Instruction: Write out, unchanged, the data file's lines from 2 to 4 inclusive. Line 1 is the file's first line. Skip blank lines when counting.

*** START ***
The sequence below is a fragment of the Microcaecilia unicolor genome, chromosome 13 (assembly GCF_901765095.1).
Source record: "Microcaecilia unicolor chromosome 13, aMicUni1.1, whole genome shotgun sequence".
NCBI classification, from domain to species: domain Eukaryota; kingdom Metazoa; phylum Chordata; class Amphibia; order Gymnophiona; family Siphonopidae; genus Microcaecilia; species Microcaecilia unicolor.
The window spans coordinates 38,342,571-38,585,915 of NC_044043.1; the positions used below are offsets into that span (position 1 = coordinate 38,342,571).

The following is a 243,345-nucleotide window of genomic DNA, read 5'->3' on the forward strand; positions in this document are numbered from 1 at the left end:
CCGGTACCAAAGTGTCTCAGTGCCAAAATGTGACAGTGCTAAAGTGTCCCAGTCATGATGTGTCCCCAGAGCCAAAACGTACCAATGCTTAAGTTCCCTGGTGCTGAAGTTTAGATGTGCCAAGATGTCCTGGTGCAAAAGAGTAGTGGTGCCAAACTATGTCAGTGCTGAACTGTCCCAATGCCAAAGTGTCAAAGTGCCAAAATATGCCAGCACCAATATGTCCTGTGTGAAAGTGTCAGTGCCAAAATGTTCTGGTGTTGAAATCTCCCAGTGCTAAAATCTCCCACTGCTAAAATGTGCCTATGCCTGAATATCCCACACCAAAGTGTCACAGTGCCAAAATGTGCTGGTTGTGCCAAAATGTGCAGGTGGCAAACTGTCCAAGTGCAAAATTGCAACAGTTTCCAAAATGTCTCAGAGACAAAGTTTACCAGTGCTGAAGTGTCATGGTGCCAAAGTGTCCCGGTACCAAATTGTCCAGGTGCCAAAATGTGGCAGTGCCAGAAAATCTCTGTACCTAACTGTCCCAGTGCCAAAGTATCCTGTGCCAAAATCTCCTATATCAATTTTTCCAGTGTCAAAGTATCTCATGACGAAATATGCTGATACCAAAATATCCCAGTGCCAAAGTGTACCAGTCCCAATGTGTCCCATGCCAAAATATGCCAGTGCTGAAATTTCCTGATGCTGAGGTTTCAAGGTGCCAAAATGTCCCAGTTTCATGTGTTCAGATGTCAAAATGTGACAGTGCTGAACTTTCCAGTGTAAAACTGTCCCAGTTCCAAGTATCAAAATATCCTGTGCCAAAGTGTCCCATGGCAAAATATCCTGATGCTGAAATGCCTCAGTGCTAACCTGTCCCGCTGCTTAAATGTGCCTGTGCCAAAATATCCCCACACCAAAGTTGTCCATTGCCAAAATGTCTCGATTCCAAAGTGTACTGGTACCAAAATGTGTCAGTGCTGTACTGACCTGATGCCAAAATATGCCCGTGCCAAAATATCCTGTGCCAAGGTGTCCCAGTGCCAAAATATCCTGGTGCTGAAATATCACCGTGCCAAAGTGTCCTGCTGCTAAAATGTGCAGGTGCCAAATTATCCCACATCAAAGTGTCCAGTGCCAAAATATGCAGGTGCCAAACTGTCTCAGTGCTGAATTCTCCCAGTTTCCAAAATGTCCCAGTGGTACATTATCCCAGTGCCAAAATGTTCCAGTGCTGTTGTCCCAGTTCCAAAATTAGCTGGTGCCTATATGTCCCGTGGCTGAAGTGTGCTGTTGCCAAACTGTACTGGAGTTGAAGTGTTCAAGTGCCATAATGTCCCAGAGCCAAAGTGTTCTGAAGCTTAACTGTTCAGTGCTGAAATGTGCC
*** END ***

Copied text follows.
Source record: "Microcaecilia unicolor chromosome 13, aMicUni1.1, whole genome shotgun sequence".
NCBI classification, from domain to species: domain Eukaryota; kingdom Metazoa; phylum Chordata; class Amphibia; order Gymnophiona; family Siphonopidae; genus Microcaecilia; species Microcaecilia unicolor.
The window spans coordinates 38,342,571-38,585,915 of NC_044043.1; the positions used below are offsets into that span (position 1 = coordinate 38,342,571).